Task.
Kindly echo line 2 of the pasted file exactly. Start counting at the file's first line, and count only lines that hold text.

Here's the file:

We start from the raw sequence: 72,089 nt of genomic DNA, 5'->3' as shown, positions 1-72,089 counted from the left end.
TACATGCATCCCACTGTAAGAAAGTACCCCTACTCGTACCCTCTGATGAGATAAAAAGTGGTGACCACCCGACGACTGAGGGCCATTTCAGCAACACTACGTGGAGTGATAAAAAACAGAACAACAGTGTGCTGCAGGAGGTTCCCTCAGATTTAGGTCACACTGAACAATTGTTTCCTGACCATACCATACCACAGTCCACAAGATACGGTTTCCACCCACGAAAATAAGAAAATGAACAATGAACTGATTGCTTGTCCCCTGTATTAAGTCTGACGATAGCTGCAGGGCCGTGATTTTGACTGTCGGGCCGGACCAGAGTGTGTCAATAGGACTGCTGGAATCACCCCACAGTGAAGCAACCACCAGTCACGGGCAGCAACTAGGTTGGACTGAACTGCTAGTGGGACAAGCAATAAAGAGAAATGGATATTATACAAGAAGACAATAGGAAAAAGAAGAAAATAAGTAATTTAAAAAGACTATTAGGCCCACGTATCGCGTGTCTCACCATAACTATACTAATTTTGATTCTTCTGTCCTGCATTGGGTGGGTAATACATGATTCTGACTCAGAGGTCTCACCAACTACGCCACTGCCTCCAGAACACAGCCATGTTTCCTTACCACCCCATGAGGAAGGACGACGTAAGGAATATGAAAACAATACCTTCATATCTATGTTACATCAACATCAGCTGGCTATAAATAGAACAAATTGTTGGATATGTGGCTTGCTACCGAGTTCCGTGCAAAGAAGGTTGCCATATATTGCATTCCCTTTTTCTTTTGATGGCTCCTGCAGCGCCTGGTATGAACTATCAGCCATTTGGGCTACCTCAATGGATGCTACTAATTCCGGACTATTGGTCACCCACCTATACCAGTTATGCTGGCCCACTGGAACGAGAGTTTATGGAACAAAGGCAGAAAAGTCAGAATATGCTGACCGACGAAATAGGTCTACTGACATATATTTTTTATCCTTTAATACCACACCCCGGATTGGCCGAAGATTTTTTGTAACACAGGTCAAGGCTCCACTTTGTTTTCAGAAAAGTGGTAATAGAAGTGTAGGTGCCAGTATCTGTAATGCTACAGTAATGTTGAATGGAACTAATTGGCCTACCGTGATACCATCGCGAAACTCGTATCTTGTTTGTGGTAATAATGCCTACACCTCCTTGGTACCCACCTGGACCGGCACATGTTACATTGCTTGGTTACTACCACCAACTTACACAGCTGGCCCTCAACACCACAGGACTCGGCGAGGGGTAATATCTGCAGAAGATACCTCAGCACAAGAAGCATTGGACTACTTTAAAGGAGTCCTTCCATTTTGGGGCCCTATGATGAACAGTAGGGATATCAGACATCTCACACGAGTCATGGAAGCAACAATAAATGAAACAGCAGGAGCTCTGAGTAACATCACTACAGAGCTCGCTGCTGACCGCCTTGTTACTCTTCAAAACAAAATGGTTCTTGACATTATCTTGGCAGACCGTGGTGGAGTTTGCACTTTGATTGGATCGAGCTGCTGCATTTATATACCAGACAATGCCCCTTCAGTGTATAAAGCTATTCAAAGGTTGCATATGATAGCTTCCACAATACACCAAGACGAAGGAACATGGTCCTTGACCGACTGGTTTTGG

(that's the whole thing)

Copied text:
TACATGCATCCCACTGTAAGAAAGTACCCCTACTCGTACCCTCTGATGAGATAAAAAGTGGTGACCACCCGACGACTGAGGGCCATTTCAGCAACACTACGTGGAGTGATAAAAAACAGAACAACAGTGTGCTGCAGGAGGTTCCCTCAGATTTAGGTCACACTGAACAATTGTTTCCTGACCATACCATACCACAGTCCACAAGATACGGTTTCCACCCACGAAAATAAGAAAATGAACAATGAACTGATTGCTTGTCCCCTGTATTAAGTCTGACGATAGCTGCAGGGCCGTGATTTTGACTGTCGGGCCGGACCAGAGTGTGTCAATAGGACTGCTGGAATCACCCCACAGTGAAGCAACCACCAGTCACGGGCAGCAACTAGGTTGGACTGAACTGCTAGTGGGACAAGCAATAAAGAGAAATGGATATTATACAAGAAGACAATAGGAAAAAGAAGAAAATAAGTAATTTAAAAAGACTATTAGGCCCACGTATCGCGTGTCTCACCATAACTATACTAATTTTGATTCTTCTGTCCTGCATTGGGTGGGTAATACATGATTCTGACTCAGAGGTCTCACCAACTACGCCACTGCCTCCAGAACACAGCCATGTTTCCTTACCACCCCATGAGGAAGGACGACGTAAGGAATATGAAAACAATACCTTCATATCTATGTTACATCAACATCAGCTGGCTATAAATAGAACAAATTGTTGGATATGTGGCTTGCTACCGAGTTCCGTGCAAAGAAGGTTGCCATATATTGCATTCCCTTTTTCTTTTGATGGCTCCTGCAGCGCCTGGTATGAACTATCAGCCATTTGGGCTACCTCAATGGATGCTACTAATTCCGGACTATTGGTCACCCACCTATACCAGTTATGCTGGCCCACTGGAACGAGAGTTTATGGAACAAAGGCAGAAAAGTCAGAATATGCTGACCGACGAAATAGGTCTACTGACATATATTTTTTATCCTTTAATACCACACCCCGGATTGGCCGAAGATTTTTTGTAACACAGGTCAAGGCTCCACTTTGTTTTCAGAAAAGTGGTAATAGAAGTGTAGGTGCCAGTATCTGTAATGCTACAGTAATGTTGAATGGAACTAATTGGCCTACCGTGATACCATCGCGAAACTCGTATCTTGTTTGTGGTAATAATGCCTACACCTCCTTGGTACCCACCTGGACCGGCACATGTTACATTGCTTGGTTACTACCACCAACTTACACAGCTGGCCCTCAACACCACAGGACTCGGCGAGGGGTAATATCTGCAGAAGATACCTCAGCACAAGAAGCATTGGACTACTTTAAAGGAGTCCTTCCATTTTGGGGCCCTATGATGAACAGTAGGGATATCAGACATCTCACACGAGTCATGGAAGCAACAATAAATGAAACAGCAGGAGCTCTGAGTAACATCACTACAGAGCTCGCTGCTGACCGCCTTGTTACTCTTCAAAACAAAATGGTTCTTGACATTATCTTGGCAGACCGTGGTGGAGTTTGCACTTTGATTGGATCGAGCTGCTGCATTTATATACCAGACAATGCCCCTTCAGTGTATAAAGCTATTCAAAGGTTGCATATGATAGCTTCCACAATACACCAAGACGAAGGAACATGGTCCTTGACCGACTGGTTTTGG